Tuesday, 15 May 2012

How I Write a Talk

It's not always easy to stand up here
I belong to the Church of Jesus Christ of Latter-Day Saints. One of the (several) distinguishing characteristics of my church is that we have a lay ministry. Our Bishop works for a living, and in fact one member of the congregation is his boss! Funny.

We have a system whereby members of the congregation take it in turns to speak on a Sunday. The topics are assigned by the Bishop, and a time limit is usually set (often 15 minutes).

Writing a talk can be tricky. In a large ward (congregation), a person may not have the chance to speak more than once a year, if that. I have spoken three times in the past five years. My husband even less! He hasn't given a talk in two years, at least. I believe that records are kept as to who has spoken last, but we've moved house recently so any sort of recorded speaking assignment history is scrubbed out for us.

When I'm first given an assignment, I try to read up on the topic as much as possible. Often I am given a Conference talk to work from; my recent talk assignment was by Elder O. Vincent Haleck, entitled "Having the Vision to Do."

I read the talk several times, printed out a copy and underlined key points I wanted to bring out. I read it through a day later, taking notes of different thoughts that came to mind as I read. These initial thoughts didn't necessarily make it into my final draft, but they gave me a beginning.

I like to structure my talks into sections that flow from one point to the next. In general, a 15 minute talk would have about four different sections, with about 1 type-written page each (using a 14 point font for my own words and a 12 point font for any large quotations). I also have a short intro, usually containing my own personal thoughts and a large quotation from the source material, and a conclusion that reiterates the different points brought up and another quotation from the source material.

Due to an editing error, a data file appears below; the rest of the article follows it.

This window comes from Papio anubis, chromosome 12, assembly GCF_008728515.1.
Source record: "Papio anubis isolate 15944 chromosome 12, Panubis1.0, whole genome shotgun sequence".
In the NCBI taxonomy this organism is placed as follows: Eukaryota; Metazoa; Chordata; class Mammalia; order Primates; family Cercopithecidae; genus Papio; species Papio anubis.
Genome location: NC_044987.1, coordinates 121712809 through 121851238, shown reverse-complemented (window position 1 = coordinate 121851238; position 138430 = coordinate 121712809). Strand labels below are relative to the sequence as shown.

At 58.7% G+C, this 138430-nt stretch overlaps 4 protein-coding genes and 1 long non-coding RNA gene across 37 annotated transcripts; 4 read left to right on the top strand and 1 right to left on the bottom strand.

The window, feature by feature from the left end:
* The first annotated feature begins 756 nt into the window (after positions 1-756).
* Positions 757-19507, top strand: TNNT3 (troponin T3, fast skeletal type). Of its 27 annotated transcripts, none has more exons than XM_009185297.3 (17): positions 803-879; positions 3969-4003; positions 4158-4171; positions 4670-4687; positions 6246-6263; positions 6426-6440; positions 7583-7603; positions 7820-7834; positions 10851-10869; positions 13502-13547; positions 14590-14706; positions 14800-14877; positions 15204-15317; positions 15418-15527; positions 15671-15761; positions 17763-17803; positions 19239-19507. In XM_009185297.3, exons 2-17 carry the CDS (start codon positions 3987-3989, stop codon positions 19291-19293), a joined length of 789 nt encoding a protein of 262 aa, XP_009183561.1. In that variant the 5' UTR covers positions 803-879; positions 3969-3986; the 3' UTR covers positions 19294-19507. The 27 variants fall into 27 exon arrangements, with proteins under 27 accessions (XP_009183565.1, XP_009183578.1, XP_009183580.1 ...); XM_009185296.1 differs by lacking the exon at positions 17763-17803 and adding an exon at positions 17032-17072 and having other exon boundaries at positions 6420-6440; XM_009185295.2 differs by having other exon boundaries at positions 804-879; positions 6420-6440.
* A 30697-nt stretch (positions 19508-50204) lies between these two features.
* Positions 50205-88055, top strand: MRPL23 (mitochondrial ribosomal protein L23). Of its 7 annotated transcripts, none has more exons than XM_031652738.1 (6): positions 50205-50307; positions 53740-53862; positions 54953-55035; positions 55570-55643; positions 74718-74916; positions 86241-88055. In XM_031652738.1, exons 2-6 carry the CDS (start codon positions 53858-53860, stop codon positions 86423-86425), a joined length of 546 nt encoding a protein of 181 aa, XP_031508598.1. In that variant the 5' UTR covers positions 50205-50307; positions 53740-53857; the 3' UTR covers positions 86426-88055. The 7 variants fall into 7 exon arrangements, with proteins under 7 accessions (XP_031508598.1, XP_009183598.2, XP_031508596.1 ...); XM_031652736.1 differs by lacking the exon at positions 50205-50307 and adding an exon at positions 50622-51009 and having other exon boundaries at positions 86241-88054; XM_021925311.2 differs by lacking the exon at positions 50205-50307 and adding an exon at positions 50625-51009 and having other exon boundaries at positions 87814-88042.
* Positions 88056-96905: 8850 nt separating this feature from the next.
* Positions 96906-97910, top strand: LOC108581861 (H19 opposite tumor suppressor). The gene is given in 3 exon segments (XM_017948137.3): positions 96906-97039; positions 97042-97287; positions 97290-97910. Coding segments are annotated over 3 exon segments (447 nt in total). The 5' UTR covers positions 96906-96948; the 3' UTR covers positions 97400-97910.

It is important to me to keep my quotes pertinent to the topic section, varied from different speakers and sources (such as the teacher's manuals or Daughters in my Kingdom), and to use plenty of scripture references. I use personal anecdotes sparingly, and use my own words to tie all of my quotes and scriptures together.

I am not a professional speaker, but I have a bit of experience acting and teaching, and I think there are similar elements in each presentation. I try to speak with emphasis (and often underline or highlight words in my printed copy of the talk) and come prepared with a tissue if I get the case of the weepies while I speak.

This recent talk didn't come together until the day before I presented it. I didn't have any time to memorise my words, so I couldn't look up at my audience as often as I would like. As a listener, I appreciate being able to see the eyes of the person speaking! I want to see their facial expressions and that is hard to do if they are reading directly off a page.

It goes without saying that preparing a talk should be accompanied with a lot of prayer and humility. I say humility because I had a personal agenda in mind when I started writing this talk, and it was like hitting my head against a brick wall! Every time I wanted to write MY  perspective, MY plans, my brain wouldn't cooperate. Once I backed off and let the Spirit guide the direction for the talk, everything slotted into place.

Many people prefer to "wing it" when they give talks. I simply can't do things that way. I am not a great orator without the written word in front of me as a guide. This is what works best for me, and I hope it gives you a little bit of help the next time you have to speak in front of a group of people.


Here are two other blog posts that discuss preparing a talk:
Diapers and Divinity
A Latter-day Voice

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